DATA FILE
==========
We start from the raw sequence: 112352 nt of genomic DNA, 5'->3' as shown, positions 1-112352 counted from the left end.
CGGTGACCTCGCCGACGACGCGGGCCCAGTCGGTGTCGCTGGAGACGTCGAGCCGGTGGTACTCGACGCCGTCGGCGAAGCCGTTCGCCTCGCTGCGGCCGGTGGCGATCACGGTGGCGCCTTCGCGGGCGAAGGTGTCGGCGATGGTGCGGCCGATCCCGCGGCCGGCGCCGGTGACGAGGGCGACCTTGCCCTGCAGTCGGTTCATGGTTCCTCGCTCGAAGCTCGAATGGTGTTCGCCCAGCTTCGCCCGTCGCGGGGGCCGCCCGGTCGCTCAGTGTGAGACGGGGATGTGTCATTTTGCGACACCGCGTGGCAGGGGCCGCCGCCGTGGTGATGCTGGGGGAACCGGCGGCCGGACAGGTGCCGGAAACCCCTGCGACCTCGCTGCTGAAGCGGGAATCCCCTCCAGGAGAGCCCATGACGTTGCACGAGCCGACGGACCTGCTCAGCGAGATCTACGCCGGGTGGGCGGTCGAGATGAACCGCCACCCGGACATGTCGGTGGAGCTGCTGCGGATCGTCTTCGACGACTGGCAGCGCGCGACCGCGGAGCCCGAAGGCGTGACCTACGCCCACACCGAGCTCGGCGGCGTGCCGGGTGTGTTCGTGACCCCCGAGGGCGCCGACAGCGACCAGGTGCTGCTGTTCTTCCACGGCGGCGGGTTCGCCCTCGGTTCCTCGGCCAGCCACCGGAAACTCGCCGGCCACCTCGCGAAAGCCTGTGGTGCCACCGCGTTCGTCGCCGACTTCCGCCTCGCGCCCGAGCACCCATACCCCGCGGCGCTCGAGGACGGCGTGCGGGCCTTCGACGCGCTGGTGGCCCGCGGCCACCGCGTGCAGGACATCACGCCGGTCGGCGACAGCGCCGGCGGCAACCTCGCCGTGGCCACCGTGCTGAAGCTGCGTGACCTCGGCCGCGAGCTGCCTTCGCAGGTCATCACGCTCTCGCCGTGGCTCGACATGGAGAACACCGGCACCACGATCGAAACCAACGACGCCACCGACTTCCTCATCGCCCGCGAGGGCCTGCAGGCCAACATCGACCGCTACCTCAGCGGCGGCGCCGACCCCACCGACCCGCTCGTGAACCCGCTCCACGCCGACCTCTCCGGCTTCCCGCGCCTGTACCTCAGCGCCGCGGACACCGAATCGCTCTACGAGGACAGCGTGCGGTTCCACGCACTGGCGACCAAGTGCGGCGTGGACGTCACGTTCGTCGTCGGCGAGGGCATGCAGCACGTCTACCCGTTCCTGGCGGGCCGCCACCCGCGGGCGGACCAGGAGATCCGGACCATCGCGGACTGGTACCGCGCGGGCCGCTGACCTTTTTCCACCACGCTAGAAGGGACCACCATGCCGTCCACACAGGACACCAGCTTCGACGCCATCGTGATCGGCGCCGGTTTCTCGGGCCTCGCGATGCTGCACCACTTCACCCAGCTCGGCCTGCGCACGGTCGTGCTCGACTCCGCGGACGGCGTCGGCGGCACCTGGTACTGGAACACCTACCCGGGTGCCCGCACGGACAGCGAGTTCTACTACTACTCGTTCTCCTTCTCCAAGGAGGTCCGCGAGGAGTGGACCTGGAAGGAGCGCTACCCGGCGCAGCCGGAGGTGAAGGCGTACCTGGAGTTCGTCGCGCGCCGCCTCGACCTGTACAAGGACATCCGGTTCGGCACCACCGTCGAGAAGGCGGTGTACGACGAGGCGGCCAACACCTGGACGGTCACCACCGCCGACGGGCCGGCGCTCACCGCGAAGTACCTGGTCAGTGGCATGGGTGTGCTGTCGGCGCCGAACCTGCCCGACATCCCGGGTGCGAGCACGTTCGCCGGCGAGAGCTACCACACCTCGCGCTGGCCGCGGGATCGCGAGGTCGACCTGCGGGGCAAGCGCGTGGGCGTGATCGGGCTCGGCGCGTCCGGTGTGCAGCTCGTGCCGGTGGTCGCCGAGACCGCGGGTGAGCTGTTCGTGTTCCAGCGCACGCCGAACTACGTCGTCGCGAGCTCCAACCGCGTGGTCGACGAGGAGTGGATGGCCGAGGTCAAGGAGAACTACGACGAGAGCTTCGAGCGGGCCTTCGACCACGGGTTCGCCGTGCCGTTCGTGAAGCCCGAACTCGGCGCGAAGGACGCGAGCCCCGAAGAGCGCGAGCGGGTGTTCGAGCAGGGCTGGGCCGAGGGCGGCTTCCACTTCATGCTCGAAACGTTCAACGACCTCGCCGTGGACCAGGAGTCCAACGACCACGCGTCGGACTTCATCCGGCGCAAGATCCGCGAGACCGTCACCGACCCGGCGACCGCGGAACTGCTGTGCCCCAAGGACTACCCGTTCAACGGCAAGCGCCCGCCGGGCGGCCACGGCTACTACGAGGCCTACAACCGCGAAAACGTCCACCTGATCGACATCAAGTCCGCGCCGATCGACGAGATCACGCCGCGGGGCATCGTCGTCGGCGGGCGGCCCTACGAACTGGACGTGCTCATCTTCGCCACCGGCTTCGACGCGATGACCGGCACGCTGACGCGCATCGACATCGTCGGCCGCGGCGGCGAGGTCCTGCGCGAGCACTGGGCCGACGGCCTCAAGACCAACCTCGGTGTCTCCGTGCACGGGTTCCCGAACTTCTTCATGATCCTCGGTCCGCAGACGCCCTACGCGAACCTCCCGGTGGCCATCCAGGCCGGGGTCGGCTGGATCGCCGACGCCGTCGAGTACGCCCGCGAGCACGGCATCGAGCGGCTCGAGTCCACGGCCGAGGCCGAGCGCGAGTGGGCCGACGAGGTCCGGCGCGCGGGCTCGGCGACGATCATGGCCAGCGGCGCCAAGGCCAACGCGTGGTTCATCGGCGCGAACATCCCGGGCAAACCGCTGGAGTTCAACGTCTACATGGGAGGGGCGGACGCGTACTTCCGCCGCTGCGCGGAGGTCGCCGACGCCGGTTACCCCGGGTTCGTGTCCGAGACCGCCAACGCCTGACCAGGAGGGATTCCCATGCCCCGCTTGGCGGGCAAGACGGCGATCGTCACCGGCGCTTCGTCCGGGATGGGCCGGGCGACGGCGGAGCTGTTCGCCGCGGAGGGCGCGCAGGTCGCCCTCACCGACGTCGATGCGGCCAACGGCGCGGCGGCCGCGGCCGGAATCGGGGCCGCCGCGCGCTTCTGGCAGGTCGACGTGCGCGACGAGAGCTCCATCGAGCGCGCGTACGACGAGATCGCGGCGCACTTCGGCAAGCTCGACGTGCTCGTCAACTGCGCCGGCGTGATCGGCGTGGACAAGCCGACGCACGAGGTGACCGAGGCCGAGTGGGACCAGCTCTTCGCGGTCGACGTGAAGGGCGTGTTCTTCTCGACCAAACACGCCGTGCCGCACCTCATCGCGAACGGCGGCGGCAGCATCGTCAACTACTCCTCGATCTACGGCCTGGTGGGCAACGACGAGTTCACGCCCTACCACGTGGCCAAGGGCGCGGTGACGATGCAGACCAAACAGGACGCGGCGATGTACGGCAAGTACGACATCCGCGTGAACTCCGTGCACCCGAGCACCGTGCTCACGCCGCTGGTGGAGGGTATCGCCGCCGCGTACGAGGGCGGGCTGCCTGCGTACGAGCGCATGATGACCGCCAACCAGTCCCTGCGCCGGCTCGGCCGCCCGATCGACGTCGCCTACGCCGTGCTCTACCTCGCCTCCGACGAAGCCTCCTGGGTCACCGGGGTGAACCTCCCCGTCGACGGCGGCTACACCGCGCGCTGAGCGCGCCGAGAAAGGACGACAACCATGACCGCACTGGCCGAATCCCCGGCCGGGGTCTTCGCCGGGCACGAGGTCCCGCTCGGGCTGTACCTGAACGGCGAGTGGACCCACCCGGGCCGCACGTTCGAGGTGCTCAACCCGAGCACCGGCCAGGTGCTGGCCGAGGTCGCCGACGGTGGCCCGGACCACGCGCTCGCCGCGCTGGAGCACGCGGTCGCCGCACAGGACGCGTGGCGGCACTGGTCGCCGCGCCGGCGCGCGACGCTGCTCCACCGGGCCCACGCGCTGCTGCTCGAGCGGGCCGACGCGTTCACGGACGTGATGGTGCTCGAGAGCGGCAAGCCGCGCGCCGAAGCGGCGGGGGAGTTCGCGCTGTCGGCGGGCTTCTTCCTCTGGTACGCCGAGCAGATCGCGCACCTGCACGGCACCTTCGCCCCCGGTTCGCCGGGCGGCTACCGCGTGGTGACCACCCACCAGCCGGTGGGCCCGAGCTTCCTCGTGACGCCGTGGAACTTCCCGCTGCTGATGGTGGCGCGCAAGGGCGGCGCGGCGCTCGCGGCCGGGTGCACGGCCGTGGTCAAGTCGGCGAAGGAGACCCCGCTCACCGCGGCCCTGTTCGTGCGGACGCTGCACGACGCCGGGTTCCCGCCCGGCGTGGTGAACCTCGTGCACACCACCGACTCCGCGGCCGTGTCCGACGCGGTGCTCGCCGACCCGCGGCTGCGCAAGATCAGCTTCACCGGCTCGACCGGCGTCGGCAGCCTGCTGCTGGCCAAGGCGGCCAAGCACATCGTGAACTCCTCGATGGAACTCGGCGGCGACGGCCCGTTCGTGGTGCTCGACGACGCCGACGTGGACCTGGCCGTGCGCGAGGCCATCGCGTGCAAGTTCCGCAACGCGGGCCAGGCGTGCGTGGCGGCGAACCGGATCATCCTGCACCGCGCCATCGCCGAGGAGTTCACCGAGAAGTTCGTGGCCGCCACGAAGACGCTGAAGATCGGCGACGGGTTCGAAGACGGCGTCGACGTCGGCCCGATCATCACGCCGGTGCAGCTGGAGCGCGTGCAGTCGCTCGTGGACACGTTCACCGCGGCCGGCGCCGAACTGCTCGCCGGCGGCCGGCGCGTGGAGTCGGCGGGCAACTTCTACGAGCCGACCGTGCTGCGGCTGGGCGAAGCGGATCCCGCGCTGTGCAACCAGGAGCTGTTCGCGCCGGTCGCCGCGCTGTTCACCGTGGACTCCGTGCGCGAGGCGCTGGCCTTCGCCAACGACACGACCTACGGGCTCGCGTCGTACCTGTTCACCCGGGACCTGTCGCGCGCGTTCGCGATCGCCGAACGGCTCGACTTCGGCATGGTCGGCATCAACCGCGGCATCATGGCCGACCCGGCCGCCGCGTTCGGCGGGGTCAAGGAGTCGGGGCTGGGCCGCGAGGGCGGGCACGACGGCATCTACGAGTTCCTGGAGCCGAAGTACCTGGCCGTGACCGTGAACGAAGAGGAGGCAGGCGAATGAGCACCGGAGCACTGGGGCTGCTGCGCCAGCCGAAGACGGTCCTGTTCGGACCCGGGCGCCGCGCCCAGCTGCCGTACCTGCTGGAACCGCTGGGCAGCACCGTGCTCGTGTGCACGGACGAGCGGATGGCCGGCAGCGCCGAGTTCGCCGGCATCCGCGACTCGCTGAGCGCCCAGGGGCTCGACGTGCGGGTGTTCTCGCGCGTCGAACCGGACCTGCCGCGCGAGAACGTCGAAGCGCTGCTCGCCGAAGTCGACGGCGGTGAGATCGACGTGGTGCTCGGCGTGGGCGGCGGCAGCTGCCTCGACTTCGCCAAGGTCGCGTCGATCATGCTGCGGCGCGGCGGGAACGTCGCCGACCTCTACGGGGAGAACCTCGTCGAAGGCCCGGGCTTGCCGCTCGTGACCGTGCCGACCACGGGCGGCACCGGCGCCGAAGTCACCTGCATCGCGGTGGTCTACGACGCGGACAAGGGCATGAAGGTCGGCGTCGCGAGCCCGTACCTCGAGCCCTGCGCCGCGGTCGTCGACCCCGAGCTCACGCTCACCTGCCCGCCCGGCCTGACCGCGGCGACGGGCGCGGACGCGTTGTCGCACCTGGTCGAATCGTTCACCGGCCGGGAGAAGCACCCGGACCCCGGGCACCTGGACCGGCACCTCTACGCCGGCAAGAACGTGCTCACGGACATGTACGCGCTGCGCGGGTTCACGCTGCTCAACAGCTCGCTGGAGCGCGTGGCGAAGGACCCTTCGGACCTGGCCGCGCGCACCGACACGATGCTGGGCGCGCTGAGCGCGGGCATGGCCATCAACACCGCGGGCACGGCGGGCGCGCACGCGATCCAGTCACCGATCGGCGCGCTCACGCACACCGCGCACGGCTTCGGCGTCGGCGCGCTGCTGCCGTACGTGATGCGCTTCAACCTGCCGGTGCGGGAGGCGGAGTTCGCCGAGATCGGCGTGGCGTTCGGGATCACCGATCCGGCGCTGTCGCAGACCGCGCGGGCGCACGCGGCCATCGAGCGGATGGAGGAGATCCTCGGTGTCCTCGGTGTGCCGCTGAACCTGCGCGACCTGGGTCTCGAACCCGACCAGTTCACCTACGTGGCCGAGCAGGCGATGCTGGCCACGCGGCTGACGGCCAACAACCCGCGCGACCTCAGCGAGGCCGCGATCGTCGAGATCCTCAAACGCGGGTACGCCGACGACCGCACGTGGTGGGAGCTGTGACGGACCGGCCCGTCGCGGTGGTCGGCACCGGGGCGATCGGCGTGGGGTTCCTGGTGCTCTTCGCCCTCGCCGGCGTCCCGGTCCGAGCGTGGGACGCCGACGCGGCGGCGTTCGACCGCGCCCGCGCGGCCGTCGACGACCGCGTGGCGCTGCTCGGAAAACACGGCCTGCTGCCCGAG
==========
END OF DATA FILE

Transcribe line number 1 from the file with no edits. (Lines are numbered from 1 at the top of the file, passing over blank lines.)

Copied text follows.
We start from the raw sequence: 112352 nt of genomic DNA, 5'->3' as shown, positions 1-112352 counted from the left end.